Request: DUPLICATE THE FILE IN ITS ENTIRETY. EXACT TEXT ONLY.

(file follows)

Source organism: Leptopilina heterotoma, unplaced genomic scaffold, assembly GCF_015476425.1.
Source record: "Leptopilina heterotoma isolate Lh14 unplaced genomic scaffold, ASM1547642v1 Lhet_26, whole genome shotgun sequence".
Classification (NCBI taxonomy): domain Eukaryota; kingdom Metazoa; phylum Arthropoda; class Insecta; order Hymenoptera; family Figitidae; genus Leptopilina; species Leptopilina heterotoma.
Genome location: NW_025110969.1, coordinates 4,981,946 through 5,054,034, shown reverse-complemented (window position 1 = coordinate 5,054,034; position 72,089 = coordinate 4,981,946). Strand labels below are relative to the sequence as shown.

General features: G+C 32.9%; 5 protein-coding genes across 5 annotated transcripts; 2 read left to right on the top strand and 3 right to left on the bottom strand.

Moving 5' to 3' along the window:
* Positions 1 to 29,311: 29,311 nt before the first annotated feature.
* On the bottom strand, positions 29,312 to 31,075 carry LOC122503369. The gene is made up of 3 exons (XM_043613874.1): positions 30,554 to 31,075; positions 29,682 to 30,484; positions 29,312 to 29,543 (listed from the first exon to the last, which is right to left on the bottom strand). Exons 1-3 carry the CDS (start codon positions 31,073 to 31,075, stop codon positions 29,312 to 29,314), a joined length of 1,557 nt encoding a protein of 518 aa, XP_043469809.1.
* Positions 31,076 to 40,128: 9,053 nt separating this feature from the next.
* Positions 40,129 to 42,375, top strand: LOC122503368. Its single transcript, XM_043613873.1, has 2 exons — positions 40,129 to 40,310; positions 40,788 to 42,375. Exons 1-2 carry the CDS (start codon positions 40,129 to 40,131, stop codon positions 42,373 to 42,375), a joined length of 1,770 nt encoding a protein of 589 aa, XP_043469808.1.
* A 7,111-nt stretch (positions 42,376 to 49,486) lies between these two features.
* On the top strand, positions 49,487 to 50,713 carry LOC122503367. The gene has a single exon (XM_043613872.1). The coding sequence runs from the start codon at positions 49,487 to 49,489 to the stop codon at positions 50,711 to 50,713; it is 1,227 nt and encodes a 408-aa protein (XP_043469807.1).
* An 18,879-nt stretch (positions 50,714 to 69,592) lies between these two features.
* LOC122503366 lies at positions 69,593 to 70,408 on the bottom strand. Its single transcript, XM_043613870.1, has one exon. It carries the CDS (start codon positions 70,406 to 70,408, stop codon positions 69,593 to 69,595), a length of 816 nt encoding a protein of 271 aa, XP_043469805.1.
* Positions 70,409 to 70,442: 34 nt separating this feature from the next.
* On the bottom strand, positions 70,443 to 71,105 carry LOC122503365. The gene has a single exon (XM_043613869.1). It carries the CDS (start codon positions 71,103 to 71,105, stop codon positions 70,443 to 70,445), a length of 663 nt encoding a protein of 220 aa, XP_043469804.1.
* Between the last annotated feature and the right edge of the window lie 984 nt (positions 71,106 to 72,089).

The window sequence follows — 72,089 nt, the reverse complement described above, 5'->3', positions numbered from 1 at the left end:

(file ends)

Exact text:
Source organism: Leptopilina heterotoma, unplaced genomic scaffold, assembly GCF_015476425.1.
Source record: "Leptopilina heterotoma isolate Lh14 unplaced genomic scaffold, ASM1547642v1 Lhet_26, whole genome shotgun sequence".
Classification (NCBI taxonomy): domain Eukaryota; kingdom Metazoa; phylum Arthropoda; class Insecta; order Hymenoptera; family Figitidae; genus Leptopilina; species Leptopilina heterotoma.
Genome location: NW_025110969.1, coordinates 4,981,946 through 5,054,034, shown reverse-complemented (window position 1 = coordinate 5,054,034; position 72,089 = coordinate 4,981,946). Strand labels below are relative to the sequence as shown.

General features: G+C 32.9%; 5 protein-coding genes across 5 annotated transcripts; 2 read left to right on the top strand and 3 right to left on the bottom strand.

Moving 5' to 3' along the window:
* Positions 1 to 29,311: 29,311 nt before the first annotated feature.
* On the bottom strand, positions 29,312 to 31,075 carry LOC122503369. The gene is made up of 3 exons (XM_043613874.1): positions 30,554 to 31,075; positions 29,682 to 30,484; positions 29,312 to 29,543 (listed from the first exon to the last, which is right to left on the bottom strand). Exons 1-3 carry the CDS (start codon positions 31,073 to 31,075, stop codon positions 29,312 to 29,314), a joined length of 1,557 nt encoding a protein of 518 aa, XP_043469809.1.
* Positions 31,076 to 40,128: 9,053 nt separating this feature from the next.
* Positions 40,129 to 42,375, top strand: LOC122503368. Its single transcript, XM_043613873.1, has 2 exons — positions 40,129 to 40,310; positions 40,788 to 42,375. Exons 1-2 carry the CDS (start codon positions 40,129 to 40,131, stop codon positions 42,373 to 42,375), a joined length of 1,770 nt encoding a protein of 589 aa, XP_043469808.1.
* A 7,111-nt stretch (positions 42,376 to 49,486) lies between these two features.
* On the top strand, positions 49,487 to 50,713 carry LOC122503367. The gene has a single exon (XM_043613872.1). The coding sequence runs from the start codon at positions 49,487 to 49,489 to the stop codon at positions 50,711 to 50,713; it is 1,227 nt and encodes a 408-aa protein (XP_043469807.1).
* An 18,879-nt stretch (positions 50,714 to 69,592) lies between these two features.
* LOC122503366 lies at positions 69,593 to 70,408 on the bottom strand. Its single transcript, XM_043613870.1, has one exon. It carries the CDS (start codon positions 70,406 to 70,408, stop codon positions 69,593 to 69,595), a length of 816 nt encoding a protein of 271 aa, XP_043469805.1.
* Positions 70,409 to 70,442: 34 nt separating this feature from the next.
* On the bottom strand, positions 70,443 to 71,105 carry LOC122503365. The gene has a single exon (XM_043613869.1). It carries the CDS (start codon positions 71,103 to 71,105, stop codon positions 70,443 to 70,445), a length of 663 nt encoding a protein of 220 aa, XP_043469804.1.
* Between the last annotated feature and the right edge of the window lie 984 nt (positions 71,106 to 72,089).

The window sequence follows — 72,089 nt, the reverse complement described above, 5'->3', positions numbered from 1 at the left end: